The Act is even more timely at a time when more politically connected individuals start their reign at many GLCs
pic by BERNAMA
CORRUPTION destroys nations, tramples economies, cripples societies, robs the poor and enriches few.
It demeans all that is good and embodies all that is evil. It is anti-religious, anti-cultural and anti-national. Corruption is all but a chalice of pure evil.
But this criminal act persists in all countries and societies. Many justify their act through some insanely righteous but unpalatable and twisted greater good.
Even the people of gods have many times fallen to the seduction, at times comparing the worldly rewards to those accorded to prophets of the past.
That will somehow change. Effective today, Section 17A of the Malaysian Anti-Corruption Commission (MACC) (Amendment) Act 2018 will come into force.
The Prime Minister’s Office (PMO) announced the enforcement of the Act, which was gazetted on May 4, 2018, despite efforts to put the law on the back burner.
The Act states that organisations are liable and can be found guilty if a person associated with it corruptly gives, offers or promises any gratification to any person with an intent to obtain or retain business or a business advantage for the said commercial organisation.
In a nutshell, this means organisations and companies whom these individuals work for will be held accountable for not preventing the corrupt acts.
The PMO said the enforcement will encourage commercial organisations to implement measures to adhere to the law and ensure the business is not involved in corrupt activities for their benefit.
Under the amended Act, the director, controller, officer, partner or manager is personally liable for the graft-related offence if the commercial organisation is found liable.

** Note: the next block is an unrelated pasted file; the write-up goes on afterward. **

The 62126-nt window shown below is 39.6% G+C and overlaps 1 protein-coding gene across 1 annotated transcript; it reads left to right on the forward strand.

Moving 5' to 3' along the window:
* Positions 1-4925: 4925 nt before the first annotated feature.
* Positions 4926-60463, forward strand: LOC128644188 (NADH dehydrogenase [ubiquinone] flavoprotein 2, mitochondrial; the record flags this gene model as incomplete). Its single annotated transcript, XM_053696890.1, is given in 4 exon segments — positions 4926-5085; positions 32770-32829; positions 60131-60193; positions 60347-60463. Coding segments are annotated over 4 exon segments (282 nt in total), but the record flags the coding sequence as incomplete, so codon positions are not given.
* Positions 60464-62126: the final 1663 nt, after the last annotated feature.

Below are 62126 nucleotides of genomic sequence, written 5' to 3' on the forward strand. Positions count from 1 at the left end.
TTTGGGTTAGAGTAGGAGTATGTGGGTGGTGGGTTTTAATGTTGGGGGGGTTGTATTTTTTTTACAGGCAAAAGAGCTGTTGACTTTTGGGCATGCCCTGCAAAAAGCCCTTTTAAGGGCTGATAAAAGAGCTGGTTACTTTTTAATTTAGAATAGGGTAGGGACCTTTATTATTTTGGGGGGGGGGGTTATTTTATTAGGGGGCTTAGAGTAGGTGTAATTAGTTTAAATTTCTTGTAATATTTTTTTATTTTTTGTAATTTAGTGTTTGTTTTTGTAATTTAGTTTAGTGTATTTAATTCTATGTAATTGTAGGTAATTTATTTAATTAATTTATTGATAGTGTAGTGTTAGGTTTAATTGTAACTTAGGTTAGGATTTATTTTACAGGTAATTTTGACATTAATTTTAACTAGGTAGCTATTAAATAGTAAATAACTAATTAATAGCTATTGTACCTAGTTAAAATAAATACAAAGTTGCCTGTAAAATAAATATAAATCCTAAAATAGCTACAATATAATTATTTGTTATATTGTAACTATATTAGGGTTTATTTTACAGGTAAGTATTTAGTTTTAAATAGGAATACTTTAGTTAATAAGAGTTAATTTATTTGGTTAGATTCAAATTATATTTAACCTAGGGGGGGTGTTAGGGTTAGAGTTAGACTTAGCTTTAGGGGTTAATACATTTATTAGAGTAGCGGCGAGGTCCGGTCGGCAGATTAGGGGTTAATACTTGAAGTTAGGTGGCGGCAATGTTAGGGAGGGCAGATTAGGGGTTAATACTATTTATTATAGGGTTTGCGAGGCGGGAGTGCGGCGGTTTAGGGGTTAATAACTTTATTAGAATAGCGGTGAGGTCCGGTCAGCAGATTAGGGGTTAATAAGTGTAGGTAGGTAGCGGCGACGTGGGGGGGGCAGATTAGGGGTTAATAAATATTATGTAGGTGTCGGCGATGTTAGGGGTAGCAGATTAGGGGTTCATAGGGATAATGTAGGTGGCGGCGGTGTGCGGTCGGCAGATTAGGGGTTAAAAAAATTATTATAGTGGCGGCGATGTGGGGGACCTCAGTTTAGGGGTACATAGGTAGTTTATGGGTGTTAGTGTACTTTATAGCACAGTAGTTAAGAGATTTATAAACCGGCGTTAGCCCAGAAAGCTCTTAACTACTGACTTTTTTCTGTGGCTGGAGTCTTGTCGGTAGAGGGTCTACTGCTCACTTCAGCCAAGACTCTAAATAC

The burden of innocence now lies with the companies. The directors or senior management must prove that the offence was committed without his or her consent and all necessary steps have been taken to prevent it from happening.
The enforcement of the law is timely at a period when Malaysia tops the degrading charts of corporate corruption. 1Malaysia Development Bhd (1MDB) has been the global eye-opener of how widespread, deep-rooted and divisive corrupt practices are in the country. It is and still remains the largest corporate larceny in the world.
1MDB is the mothership, but other government-linked agencies and corporate bodies have also been linked to similar misdemeanours.
Interestingly, many senior management or directors who “directly collaborated” in the siphoning of billions escaped charges.
Many claimed ignorance. Board members trained the gun barrel on “powerful individuals”. Managers were executioners. Criminals escaped punishments. Idiocy is not a crime, but corruption is. With the enforcement of Section 17A, the board and senior management will think twice in awarding tenders and projects to favourable or politically connected parties.
Ballooned corporate deals to enrich selected parties will welcome scrutiny. Corporate governance will supersede personal greed. Fear of imprisonment and hefty fines outweigh material gratification.
And the implementation of the Act is even more timely at a time when more politically connected individuals start their reign at many government-linked entities (GLCs). These GLCs are no longer the ark of gold.
A law is as good as its implementation, like how an oven does not make the cake. It is the baker/chef. And the challenge is now for the MACC to implement the Act and end the plague.
Mohamad Azlan Jaafar is the editor-in-chief of The Malaysian Reserve.